Harpers Ferry in northern Virginia, situated at the confluence of the Potomac and Shenandoah rivers, was chosen in 1794 by George Washington to be the site of the United States Federal Armory. And it was here on this day in 1859 that one devout 59-year-old Calvinist and militant abolitionist named John Brown – accompanied by twenty-one men armed with guns, pikes and determination in their hearts – attempted to ignite the rebellion that would put an end to slavery in America.
Brown’s audacious objectives were: to capture the armory, seize the rifles and distribute them amongst slaves who would then rise up beside him in revolt. He would fail spectacularly. But the subsequent trial of “one bold man … defending his rights in good earnest” intensified the bitter divide between North and South and directly sparked the American Civil War. Just two years after the raid on Harpers Ferry, Northerners would march to the tune of “John Brown’s Body” – fulfilling Brown’s last prophetic words before his execution: “… the crimes of this guilty land will never be purged away; but with Blood.”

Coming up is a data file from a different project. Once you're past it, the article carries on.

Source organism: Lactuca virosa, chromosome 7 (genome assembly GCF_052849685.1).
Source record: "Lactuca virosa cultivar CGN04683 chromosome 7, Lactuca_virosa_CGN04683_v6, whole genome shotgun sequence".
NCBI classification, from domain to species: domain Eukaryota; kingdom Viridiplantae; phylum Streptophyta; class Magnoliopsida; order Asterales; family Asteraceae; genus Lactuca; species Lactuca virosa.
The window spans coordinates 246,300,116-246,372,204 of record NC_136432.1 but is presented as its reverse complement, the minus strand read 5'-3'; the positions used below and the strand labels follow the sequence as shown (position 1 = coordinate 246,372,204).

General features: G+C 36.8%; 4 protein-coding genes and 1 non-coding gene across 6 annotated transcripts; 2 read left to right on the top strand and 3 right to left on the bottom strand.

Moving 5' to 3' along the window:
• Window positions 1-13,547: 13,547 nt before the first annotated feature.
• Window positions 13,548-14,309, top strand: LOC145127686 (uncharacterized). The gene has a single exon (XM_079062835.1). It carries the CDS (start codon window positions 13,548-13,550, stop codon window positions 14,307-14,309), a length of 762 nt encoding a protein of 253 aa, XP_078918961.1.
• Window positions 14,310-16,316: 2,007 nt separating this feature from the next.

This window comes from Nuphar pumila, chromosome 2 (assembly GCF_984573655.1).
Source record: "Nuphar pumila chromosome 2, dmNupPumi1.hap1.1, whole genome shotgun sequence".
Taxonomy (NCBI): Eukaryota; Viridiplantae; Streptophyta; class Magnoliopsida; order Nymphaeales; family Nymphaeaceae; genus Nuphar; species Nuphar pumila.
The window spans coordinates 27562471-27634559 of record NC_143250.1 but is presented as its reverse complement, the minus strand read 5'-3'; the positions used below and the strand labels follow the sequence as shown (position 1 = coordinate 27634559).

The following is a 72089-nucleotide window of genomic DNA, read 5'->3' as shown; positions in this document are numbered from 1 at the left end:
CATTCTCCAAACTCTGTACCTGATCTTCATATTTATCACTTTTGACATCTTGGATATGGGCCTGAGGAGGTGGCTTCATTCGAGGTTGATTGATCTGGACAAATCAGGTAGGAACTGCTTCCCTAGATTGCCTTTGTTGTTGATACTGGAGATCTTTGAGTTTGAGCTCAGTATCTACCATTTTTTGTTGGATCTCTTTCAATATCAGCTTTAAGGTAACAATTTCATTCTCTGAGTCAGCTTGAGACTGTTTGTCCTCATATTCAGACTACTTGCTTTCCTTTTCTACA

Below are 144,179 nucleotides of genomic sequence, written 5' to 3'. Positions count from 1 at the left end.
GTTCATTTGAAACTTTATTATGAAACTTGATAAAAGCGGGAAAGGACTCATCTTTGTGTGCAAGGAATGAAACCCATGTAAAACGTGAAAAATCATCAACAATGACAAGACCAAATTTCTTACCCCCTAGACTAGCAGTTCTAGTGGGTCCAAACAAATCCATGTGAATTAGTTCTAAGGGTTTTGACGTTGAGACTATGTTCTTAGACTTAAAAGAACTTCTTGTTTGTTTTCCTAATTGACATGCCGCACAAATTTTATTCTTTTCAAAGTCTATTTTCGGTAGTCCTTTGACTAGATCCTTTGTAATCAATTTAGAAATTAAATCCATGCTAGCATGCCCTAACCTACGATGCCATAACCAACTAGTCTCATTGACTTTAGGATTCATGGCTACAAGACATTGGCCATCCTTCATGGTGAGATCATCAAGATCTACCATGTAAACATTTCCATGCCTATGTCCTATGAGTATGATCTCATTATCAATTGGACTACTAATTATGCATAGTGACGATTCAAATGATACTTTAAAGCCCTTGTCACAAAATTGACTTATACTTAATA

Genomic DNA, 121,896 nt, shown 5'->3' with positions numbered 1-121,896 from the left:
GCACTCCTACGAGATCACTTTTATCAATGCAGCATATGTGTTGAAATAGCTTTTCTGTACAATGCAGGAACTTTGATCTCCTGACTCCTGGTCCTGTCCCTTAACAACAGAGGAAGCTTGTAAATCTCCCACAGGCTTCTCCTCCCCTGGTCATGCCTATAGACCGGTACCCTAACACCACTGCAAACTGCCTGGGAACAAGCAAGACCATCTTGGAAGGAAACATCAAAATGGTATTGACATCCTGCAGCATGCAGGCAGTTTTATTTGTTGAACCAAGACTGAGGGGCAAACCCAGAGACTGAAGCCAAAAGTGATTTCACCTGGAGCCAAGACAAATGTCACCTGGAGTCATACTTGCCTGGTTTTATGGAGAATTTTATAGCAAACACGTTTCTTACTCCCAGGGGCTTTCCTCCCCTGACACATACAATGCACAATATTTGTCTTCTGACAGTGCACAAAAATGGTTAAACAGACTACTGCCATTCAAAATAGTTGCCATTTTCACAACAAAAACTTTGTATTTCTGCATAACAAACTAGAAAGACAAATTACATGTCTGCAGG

There can be few examples of one person, acting without wide-scale military backing, whose righteous convictions and bold actions forced as seismic a change for so many as did John Brown’s.